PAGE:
It is not the best of times for the average Indian cricket fan. Sure, 2011 will be remembered fondly when the national cricket team rose as world champions, but the story that followed paints a sorry picture. After a poor run in England last year, the team's woeful luck overseas continued as it was bulldozed in Australia in the recently-concluded test series.
Add to it other news such as senior players failing to deliver, the principal team sponsor backing out, injuries and illness plaguing players, negativity has surrounded Indian cricket and how.
In such a situation, as we approach one of Indian cricket's biggest annual extravaganzas -- the Indian Premier League as it enters its fifth year, one does wonder if fears of waning interest, particularly among marketers, loom large over the unofficial national sport and the IPL property. Not to mention, the tournament in itself has not been without its share of regular controversies.
While there are supporters of the theory that the recent developments may prove telling for IPL, there are also those who stoically believe that the format remains popular and unique to continue to garner healthy interest among marketers, as well as viewers. What is agreed upon though is the fact that there has indeed been a drop in the levels of enthusiasm.
Last year, too, the tournament witnessed a drop in interest. However, at the same time, it must be considered that IPL 2011 quickly followed the Cricket World Cup, and it cannot be argued that the Indian cricket fan was already saturated with what is a clichéd phrase now -- 'too much cricket'.
"There is a lot of negativity around cricket right now. While the IPL has been insulated so far to India's performance as a team, any marketing person will think twice before associating itself when there is negativity surrounding the product," says Blah.
Moreover, marketers almost everywhere are tightening their purse strings. This could further hurt the property if the interest levels are low, and the matches not entertaining enough. The latter point is important considering the matches that featured 'weaker' teams (or the newer ones, if you will) such as the Pune Warriors, for example, that failed to attract decent ratings in terms of viewership in matches that were rather one-sided, agree media buyers.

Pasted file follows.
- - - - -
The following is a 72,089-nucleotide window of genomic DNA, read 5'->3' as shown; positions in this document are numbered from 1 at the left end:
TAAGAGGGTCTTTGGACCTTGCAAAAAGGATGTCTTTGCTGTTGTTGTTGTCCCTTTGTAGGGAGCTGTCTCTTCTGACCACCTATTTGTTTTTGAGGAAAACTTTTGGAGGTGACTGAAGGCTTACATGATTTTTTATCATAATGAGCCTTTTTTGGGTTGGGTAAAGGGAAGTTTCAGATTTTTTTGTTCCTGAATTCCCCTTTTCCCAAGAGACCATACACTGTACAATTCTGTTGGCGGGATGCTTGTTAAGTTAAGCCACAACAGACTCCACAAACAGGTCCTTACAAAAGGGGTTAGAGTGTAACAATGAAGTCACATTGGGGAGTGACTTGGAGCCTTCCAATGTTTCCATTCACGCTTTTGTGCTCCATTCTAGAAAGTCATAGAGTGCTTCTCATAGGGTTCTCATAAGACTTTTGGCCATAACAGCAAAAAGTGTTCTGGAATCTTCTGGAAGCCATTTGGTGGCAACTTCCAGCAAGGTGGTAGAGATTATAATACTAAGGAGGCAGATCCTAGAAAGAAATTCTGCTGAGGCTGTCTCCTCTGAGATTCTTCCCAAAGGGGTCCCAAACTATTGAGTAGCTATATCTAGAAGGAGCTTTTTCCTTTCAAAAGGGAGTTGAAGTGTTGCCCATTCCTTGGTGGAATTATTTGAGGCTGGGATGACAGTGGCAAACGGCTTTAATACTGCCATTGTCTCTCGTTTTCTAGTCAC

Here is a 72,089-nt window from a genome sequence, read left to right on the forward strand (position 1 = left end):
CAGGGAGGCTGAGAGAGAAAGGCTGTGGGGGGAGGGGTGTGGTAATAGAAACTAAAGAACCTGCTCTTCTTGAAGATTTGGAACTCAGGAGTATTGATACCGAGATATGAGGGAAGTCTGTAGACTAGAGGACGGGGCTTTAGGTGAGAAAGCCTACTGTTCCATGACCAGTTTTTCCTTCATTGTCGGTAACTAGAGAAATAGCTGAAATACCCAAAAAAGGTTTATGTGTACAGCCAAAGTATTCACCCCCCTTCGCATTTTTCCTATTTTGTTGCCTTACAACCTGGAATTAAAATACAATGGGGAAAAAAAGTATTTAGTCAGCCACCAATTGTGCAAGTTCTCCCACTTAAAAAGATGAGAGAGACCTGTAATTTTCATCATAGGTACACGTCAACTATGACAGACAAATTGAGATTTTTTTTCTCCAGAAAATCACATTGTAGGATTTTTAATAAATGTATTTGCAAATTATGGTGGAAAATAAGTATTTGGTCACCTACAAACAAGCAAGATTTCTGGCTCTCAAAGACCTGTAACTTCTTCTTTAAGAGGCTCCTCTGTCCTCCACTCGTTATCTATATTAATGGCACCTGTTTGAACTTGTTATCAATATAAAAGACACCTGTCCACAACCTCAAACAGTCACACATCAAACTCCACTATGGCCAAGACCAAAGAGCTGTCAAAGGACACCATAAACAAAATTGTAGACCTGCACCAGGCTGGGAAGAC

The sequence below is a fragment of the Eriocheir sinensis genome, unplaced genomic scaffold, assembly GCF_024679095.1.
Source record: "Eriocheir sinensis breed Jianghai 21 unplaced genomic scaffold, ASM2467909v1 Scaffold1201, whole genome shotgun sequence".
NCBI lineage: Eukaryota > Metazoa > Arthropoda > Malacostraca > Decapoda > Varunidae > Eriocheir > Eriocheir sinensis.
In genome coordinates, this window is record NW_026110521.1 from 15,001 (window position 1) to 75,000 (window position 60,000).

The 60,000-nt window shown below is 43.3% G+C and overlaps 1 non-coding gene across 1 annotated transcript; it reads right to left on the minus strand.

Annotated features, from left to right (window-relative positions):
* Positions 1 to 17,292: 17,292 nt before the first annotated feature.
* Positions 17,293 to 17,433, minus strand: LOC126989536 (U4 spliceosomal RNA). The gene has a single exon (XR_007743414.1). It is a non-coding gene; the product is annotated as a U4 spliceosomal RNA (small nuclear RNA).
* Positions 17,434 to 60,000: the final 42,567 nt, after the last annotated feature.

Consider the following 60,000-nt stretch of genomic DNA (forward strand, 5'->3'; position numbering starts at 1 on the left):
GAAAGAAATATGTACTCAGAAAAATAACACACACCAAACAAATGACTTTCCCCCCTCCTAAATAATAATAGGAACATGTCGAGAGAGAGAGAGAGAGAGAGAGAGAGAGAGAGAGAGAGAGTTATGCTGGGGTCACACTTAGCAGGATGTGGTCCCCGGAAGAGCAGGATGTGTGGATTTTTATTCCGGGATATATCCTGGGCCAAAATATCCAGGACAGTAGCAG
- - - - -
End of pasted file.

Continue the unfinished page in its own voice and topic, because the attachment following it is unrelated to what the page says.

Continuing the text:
Then again, one argues that the IPL is a different format that evokes a different reaction among viewers. This theory is supported by the ones who believe that the tournament remains shielded from the team's performance. They agree that while the overall performance of the team may have dipped, IPL is more focussed around individual players rather than the team. It is more to do with a (Mahendra Singh) Dhoni versus (Sachin) Tendulkar, or a (Gautam) Gambhir versus (Virender) Sehwag, where the fans root for their favoured stars to perform or their local team.
"The IPL is more about individual players. It is more city-specific. While the mood in Indian cricket may be down, it will have little impact on the IPL. Any active brand that is male-skewed and targeted towards light viewers of television will remain as interested," says Khemka.
A valid point this, but Blah further argues as he points out that even the iconic players are not in the best of form.
Khemka suggests that marketers are currently observing a wait-and-watch strategy. The Australian tour is still underway, and there is the forthcoming Asia Cup that looks good to bring back the interest in the game.
He agrees with Blah as he says that the initial years of the tournament saw an absurd amount of interest that is only expected to stabilise going forward.